Call it a trend. A number of recent cases from across the country suggest that courts are pushing back against overzealous attempts to enforce non-compete agreements against salespeople. One of the latest examples comes out of the Illinois.
In September 2010, Rodger Reaume began working in sales for Fisher/Unitech, a major reseller of computer animated design software and specialized printing equipment. As a condition of his employment, Reaume signed an employment agreement. That agreement contained both certain non-disclosure provisions and non-compete provisions. The non-compete provision restricted Reaume from directly or indirectly engaging in any business competitive with Fisher, anywhere within a 200 mile radius of any Fisher “office or territory” for a period of two years following his separation from the company.
Throughout most of his time with the company, Reaume focused on selling high-end 3-D printers made by a company called Stratasys, Inc. Stratasys is a market leader in 3-D printing technology, particularly with respect to equipment that can be used in direct digital manufacturing. In other words, these are printers that can make actual end-use parts, or, production-grade printers. For several years, Fisher was one of roughly ten top-level resellers authorized by Stratasys to sell its highest grade printers. Fisher was also the only authorized reseller in a large territory consisting of several Midwestern states.
During this same general timeframe, there was another company in the mix called CATI. CATI was a major reseller for a company called Objet, Ltd., which also manufacturer 3-D printing equipment. In short, we had Fisher as a major reseller of Stratasys products and CATI as a major reseller of Objet products, both with certain exclusive territories for those respective manufacturers. Then, in January 2013, worlds collided. Stratasys, Inc. merged Objet, creating a new company, Stratasys, Ltd. Following the merger, both Fisher and CATI began selling Stratasys and Objet products. The companies became direct competitors and neither had exclusivity arrangements with Stratasys, Ltd. In the aftermath of the merger, CATI was searching for ways to improve its market position with respect to selling Stratasys products. After all, CATI had absolutely no experience as a Stratasys reseller. It is pretty easy to guess where this is headed.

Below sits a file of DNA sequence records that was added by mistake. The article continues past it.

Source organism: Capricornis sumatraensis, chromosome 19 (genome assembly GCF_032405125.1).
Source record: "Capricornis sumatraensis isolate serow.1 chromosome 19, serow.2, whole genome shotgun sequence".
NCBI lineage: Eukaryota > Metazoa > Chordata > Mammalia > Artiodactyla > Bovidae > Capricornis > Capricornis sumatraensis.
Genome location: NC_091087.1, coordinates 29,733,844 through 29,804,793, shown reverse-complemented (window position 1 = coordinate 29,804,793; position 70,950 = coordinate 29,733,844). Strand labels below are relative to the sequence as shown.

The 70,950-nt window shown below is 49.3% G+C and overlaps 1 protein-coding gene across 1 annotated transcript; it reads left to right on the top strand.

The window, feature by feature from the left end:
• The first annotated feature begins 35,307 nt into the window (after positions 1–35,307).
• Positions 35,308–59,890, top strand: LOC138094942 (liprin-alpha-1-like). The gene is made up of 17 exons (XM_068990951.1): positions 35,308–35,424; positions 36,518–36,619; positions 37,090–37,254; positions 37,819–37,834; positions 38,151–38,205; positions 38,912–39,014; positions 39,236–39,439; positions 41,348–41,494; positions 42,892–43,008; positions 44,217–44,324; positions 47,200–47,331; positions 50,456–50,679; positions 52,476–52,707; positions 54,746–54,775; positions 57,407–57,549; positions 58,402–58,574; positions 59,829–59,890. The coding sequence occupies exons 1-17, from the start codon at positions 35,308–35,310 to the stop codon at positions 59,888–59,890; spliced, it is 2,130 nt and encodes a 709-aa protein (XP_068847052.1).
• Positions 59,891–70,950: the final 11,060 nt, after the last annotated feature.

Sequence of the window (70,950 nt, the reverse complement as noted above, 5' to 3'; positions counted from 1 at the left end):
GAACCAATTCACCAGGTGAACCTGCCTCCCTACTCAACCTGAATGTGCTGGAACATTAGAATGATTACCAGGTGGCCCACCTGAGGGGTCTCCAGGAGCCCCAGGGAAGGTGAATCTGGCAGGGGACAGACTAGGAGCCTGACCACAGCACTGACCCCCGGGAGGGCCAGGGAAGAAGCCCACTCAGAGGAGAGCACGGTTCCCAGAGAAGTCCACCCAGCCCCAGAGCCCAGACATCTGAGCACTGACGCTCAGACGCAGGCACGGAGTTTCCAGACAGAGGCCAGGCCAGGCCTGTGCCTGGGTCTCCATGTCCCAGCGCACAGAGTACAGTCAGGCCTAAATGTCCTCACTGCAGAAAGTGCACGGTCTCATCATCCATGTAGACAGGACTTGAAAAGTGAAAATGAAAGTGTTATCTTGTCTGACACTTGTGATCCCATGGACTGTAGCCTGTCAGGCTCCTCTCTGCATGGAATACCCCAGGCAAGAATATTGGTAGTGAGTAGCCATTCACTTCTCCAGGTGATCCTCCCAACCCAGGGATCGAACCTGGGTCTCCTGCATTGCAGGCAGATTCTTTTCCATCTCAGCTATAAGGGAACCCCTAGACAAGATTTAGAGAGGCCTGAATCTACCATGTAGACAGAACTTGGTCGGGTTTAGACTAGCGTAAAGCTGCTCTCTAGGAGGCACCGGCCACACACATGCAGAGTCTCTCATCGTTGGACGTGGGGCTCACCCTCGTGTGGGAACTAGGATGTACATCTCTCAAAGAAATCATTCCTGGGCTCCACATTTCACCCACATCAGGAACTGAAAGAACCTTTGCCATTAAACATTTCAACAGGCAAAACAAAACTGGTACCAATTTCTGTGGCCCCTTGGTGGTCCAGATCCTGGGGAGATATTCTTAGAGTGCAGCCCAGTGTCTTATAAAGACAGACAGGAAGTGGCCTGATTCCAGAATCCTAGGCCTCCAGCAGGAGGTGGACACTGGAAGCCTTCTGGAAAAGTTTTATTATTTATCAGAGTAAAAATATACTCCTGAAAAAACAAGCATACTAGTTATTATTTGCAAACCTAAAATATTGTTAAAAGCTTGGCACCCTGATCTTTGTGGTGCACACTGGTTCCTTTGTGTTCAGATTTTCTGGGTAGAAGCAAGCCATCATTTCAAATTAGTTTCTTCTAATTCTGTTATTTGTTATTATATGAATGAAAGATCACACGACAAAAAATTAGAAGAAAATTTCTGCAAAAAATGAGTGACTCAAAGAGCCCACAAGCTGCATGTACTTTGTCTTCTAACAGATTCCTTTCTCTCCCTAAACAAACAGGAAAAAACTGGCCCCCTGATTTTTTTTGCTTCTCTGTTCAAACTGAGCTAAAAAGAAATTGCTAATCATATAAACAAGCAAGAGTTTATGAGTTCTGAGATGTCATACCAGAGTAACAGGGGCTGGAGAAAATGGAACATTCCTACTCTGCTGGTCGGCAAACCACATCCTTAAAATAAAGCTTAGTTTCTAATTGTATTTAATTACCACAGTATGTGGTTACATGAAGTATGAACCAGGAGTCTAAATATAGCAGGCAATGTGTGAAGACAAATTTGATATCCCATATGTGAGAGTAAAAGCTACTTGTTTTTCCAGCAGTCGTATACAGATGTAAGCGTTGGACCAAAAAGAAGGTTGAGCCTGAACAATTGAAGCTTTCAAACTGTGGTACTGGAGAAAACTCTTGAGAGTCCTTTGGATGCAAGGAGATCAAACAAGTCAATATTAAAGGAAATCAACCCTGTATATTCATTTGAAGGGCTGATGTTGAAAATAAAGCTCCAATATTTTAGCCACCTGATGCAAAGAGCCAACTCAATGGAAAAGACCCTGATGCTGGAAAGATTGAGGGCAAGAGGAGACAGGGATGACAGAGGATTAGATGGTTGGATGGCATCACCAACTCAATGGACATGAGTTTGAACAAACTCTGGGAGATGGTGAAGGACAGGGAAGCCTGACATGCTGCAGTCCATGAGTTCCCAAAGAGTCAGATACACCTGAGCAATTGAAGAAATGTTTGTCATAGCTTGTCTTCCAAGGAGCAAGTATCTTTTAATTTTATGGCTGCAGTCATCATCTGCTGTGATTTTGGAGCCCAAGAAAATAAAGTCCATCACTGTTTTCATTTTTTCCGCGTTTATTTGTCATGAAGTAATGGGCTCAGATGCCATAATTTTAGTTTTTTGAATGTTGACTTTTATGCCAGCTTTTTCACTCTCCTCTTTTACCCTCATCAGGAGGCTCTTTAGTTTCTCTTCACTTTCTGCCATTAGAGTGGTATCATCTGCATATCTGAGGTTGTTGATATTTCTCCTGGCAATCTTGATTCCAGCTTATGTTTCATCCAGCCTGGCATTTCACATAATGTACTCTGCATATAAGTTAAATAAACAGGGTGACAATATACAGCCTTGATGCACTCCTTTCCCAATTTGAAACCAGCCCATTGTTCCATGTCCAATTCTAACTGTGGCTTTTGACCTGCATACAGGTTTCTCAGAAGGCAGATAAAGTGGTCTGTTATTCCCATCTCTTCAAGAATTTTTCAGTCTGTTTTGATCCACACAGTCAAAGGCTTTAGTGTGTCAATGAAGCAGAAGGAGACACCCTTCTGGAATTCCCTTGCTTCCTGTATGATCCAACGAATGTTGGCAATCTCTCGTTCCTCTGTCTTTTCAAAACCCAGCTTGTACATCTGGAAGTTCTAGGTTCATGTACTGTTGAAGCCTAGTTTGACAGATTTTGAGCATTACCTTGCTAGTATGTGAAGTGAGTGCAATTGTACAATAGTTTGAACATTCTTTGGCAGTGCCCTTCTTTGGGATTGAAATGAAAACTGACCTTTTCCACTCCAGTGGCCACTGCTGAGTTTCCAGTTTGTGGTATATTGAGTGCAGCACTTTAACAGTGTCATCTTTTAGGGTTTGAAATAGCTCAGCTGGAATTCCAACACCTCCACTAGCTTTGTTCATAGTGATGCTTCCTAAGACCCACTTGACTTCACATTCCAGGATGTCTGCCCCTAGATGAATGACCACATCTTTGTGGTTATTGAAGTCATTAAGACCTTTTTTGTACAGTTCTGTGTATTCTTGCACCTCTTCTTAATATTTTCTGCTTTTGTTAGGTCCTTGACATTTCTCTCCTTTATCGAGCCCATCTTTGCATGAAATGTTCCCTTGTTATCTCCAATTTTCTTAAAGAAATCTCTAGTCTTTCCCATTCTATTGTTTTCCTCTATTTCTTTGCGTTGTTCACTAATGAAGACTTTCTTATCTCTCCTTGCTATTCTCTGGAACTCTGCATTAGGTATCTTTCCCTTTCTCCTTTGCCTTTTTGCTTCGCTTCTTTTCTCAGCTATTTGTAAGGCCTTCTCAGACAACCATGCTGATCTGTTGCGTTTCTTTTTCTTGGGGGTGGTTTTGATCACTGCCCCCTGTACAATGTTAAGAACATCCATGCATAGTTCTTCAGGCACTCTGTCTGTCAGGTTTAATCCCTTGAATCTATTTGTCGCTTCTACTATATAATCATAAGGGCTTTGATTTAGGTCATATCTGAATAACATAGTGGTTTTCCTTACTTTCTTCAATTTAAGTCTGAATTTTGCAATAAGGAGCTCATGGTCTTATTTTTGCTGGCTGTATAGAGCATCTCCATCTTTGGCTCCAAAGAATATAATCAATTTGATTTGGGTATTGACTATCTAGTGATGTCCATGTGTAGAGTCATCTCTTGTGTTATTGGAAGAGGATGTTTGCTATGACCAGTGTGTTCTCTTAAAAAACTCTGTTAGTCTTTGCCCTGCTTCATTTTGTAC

In February 2013, CATI began recruiting Reaume to strengthen its Stratasys sales division. In late February, Reaume agreed to join CATI. At that point, Reaume immediately undertook efforts to ensure that he would hit the ground running at his new company. Reaume emailed himself documents, transferred documents to a flash drive and even emailed documents directly to the president of his new company. On March 7, he resigned from Fisher and immediately began working for CATI.
Based on this sets of facts, one might have expected a resounding victory for Fisher. After all, there is evidence that Reaume misappropriated company information then went to work for a direct competitor. In many non-compete cases, this alone would be treated as dispositive. The court sees that there has been some type of unfair or unethical conduct on the part of the employee and, in response, allows the non-compete agreement to be enforced as written (even if the agreement goes beyond the bounds of what is reasonable). Non-compete cases are hardly a science. In most cases, a court can craft a reasonable argument for any number of outcomes: enforcement as written, modification or even a finding that the agreement is simply unenforceable. This lends itself to a sort of rough justice.